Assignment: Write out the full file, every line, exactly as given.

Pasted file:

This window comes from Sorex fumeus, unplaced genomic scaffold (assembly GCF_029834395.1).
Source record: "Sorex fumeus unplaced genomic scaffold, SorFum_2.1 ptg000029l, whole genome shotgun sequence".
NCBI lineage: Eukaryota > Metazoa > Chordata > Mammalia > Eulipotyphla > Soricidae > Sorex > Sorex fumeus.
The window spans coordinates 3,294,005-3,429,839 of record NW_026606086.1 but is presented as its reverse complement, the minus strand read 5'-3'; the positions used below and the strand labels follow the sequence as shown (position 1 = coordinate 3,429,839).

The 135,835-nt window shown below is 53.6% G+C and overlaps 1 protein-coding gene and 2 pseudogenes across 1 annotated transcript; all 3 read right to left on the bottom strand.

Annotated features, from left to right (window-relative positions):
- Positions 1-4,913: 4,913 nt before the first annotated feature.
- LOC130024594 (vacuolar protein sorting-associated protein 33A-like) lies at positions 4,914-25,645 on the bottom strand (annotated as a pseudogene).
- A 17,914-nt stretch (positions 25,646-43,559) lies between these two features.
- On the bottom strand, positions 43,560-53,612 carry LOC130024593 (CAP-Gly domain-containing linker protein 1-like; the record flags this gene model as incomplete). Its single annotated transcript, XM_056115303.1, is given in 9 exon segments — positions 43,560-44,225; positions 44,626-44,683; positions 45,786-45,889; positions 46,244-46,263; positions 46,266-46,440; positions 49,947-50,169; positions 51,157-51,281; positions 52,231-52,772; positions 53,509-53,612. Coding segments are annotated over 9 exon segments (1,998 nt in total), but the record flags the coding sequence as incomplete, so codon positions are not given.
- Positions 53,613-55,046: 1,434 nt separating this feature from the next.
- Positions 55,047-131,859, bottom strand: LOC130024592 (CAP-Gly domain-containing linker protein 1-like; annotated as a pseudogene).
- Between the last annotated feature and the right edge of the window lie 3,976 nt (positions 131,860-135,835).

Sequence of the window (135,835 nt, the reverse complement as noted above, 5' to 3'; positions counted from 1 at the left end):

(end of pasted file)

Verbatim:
This window comes from Sorex fumeus, unplaced genomic scaffold (assembly GCF_029834395.1).
Source record: "Sorex fumeus unplaced genomic scaffold, SorFum_2.1 ptg000029l, whole genome shotgun sequence".
NCBI lineage: Eukaryota > Metazoa > Chordata > Mammalia > Eulipotyphla > Soricidae > Sorex > Sorex fumeus.
The window spans coordinates 3,294,005-3,429,839 of record NW_026606086.1 but is presented as its reverse complement, the minus strand read 5'-3'; the positions used below and the strand labels follow the sequence as shown (position 1 = coordinate 3,429,839).

The 135,835-nt window shown below is 53.6% G+C and overlaps 1 protein-coding gene and 2 pseudogenes across 1 annotated transcript; all 3 read right to left on the bottom strand.

Annotated features, from left to right (window-relative positions):
- Positions 1-4,913: 4,913 nt before the first annotated feature.
- LOC130024594 (vacuolar protein sorting-associated protein 33A-like) lies at positions 4,914-25,645 on the bottom strand (annotated as a pseudogene).
- A 17,914-nt stretch (positions 25,646-43,559) lies between these two features.
- On the bottom strand, positions 43,560-53,612 carry LOC130024593 (CAP-Gly domain-containing linker protein 1-like; the record flags this gene model as incomplete). Its single annotated transcript, XM_056115303.1, is given in 9 exon segments — positions 43,560-44,225; positions 44,626-44,683; positions 45,786-45,889; positions 46,244-46,263; positions 46,266-46,440; positions 49,947-50,169; positions 51,157-51,281; positions 52,231-52,772; positions 53,509-53,612. Coding segments are annotated over 9 exon segments (1,998 nt in total), but the record flags the coding sequence as incomplete, so codon positions are not given.
- Positions 53,613-55,046: 1,434 nt separating this feature from the next.
- Positions 55,047-131,859, bottom strand: LOC130024592 (CAP-Gly domain-containing linker protein 1-like; annotated as a pseudogene).
- Between the last annotated feature and the right edge of the window lie 3,976 nt (positions 131,860-135,835).

Sequence of the window (135,835 nt, the reverse complement as noted above, 5' to 3'; positions counted from 1 at the left end):